Why to Oppose Privatization of PSU Banks?

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By TBN Staff

Bank Privatization
The Union Budget 2021 has announced the privatization of two public sector banks. The move, coming after 51 years of nationalization of government-owned banks in 1969, will give the private sector a key role in the banking sector.

Various governments in the last 20 years were for and against privatization of Public Sector Undertaking (PSU) banks. In 2015, the government had suggested privatization but the then Reserve Bank of India (RBI) Governor did not favor the idea.

Reason for Bank Privatization

1. Degrading Financial Position of Public Sector Banks:
Years of capital injections and governance reforms have not been able to improve the financial position of public sector banks significantly.

2. Part of a Long-Term Project:
Privatization of two public sector banks will set the ball rolling for a long-term project that envisages only a handful of state-owned banks, with the rest either consolidated with strong banks or privatized.

3. Strengthening Banks by minimize the numbers:
The government is trying to strengthen the strong banks and also minimize their numbers through privatization to reduce its burden of support.

4. Recommendations of Different Committees:
Many committees had proposed bringing down the government stake in public banks below 51%.

The two banks that will be privatized will be selected through a process in which NITI Aayog will make recommendations, which will be considered by a core group of secretaries on disinvestment and then by the Alternative Mechanism (or Group of Ministers).

Disadvantages of Bank Privatization

1.The cost, in general, is large and the price of products is unduly high.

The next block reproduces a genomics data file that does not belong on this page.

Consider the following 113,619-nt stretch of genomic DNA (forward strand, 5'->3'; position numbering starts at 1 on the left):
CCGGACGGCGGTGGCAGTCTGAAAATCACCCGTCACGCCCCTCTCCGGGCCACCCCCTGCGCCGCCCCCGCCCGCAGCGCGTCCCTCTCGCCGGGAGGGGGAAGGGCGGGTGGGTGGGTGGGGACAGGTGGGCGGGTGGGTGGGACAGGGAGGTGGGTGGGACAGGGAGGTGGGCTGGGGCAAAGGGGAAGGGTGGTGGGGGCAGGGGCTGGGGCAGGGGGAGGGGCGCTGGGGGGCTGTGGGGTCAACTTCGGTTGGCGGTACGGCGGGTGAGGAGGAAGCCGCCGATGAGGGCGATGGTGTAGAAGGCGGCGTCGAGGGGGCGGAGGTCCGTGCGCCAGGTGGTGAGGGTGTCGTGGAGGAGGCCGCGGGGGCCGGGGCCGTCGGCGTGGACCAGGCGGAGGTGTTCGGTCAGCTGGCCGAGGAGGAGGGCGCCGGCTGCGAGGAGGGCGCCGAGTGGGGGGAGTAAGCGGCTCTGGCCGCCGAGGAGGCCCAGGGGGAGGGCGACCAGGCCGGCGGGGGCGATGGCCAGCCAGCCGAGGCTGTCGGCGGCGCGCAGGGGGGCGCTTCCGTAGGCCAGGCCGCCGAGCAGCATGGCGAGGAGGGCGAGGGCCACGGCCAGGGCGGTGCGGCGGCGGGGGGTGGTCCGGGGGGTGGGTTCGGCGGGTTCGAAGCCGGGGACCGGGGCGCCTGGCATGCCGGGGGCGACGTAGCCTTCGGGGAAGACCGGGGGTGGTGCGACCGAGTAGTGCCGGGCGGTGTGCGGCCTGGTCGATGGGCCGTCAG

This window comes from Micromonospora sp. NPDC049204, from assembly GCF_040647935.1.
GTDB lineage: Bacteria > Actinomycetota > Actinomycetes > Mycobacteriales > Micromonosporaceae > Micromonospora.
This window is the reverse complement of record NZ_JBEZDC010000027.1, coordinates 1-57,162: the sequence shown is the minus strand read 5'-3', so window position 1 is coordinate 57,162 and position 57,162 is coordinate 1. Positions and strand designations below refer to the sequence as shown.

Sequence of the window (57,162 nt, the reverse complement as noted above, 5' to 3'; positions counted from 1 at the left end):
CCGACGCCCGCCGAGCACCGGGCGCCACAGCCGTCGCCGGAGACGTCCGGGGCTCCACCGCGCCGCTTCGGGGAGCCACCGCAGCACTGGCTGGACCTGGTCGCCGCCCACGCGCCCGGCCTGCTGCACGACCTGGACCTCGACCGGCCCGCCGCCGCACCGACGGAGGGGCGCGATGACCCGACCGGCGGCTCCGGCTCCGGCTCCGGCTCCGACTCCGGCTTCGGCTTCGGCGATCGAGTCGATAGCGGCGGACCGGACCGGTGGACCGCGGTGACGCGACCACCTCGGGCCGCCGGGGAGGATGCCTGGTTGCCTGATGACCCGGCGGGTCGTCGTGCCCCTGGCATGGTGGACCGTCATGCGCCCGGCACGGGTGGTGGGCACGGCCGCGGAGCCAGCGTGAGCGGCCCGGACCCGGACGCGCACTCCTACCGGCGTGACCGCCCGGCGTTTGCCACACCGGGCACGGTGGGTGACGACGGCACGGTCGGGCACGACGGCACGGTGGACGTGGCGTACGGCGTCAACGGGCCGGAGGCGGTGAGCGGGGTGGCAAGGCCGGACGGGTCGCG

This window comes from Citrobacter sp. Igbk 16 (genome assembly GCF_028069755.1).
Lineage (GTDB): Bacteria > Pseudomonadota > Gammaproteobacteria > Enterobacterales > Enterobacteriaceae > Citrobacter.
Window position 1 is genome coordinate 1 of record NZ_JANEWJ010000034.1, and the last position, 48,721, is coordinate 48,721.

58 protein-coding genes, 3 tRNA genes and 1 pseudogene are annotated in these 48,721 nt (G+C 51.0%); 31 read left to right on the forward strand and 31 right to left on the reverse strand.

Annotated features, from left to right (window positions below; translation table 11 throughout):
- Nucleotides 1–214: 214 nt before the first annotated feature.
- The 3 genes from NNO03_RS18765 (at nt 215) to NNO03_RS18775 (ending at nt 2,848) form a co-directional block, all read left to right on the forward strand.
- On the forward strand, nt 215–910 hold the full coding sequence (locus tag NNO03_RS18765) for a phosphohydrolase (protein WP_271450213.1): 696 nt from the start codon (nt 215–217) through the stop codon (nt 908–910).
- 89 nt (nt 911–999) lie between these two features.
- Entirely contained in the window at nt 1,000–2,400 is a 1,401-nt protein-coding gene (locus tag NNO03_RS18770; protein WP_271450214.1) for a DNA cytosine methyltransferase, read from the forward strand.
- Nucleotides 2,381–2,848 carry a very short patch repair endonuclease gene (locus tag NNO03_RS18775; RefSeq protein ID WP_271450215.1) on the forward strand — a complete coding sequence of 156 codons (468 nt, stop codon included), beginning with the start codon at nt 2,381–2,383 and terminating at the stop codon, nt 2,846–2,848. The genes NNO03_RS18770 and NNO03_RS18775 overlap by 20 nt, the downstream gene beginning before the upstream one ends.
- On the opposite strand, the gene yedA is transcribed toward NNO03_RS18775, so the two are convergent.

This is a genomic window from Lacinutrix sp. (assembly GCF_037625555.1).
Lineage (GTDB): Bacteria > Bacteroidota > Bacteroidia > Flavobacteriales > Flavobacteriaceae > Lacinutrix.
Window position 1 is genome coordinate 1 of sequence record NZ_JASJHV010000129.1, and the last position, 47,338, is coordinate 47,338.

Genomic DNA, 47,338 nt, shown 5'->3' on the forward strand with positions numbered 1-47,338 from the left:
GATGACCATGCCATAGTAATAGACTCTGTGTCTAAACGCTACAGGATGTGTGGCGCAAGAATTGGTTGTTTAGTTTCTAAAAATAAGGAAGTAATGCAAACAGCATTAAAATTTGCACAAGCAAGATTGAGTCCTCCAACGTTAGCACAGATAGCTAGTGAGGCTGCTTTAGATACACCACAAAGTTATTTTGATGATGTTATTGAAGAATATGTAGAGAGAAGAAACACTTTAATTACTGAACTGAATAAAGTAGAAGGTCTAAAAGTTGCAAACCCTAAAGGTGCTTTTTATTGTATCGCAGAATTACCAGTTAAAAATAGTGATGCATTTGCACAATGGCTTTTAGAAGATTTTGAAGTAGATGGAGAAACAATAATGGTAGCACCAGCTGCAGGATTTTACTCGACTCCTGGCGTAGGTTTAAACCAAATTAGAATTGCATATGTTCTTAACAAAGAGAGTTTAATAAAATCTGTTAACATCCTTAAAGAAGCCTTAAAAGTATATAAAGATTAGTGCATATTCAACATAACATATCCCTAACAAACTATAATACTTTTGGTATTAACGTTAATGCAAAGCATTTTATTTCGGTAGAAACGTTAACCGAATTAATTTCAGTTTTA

2.The people in present India mostly believe on Public Sector Banks and don’t prefer to deposit their savings in private sector Banks.

3.Private Banks will open more branches in the Urban, Industrial areas and focus lesser on Rural Areas which is a big drawback and as a result load on SBI will increase and it can’t manage the bigger load so blatant privatization of banks is a big drawback to rural people.

4.Even if private banks open the branches in the rural areas, the private banks may not be familiar with the sanction of loans relating to the agricultural sector, will charge higher rate of interest as loan, which kills the motive of Government to discourage the prospects of going to moneylender, bigger farmers for loan by small farmers or other rural people.

5.The privatized banks will focus on maximizing their benefit and it will put an adverse effect on the middle class and poor people of the society mostly affecting rural areas more.

6.The service charge will rise and also agricultural loans will supply will decrease as bank privatization happens

7.Many government schemes like “Jan-Dhan Yojna” and “Pension Yojna” worked well and also became successful only because they were applied in Public Sector Banks.

8.The government and private sector have to be dependent on each other. The private sector emerges a monopoly and the concentration of economic power in the hands of few. An unfortunate aspect of the private sector is the recurrence of industrial disputes which hamper the smooth progress of the industries

In order to improve the governance and management of PSBs, (Public Sector Banks) there is a need to implement the recommendations of the PJ Nayak committee. However it is also important that the Government follows adequate measures to avoid menace and raise funds. Urban areas may benefit from privatization of banks, but it will majorly affect rural areas.

Also Read: Privatization of PSU Banks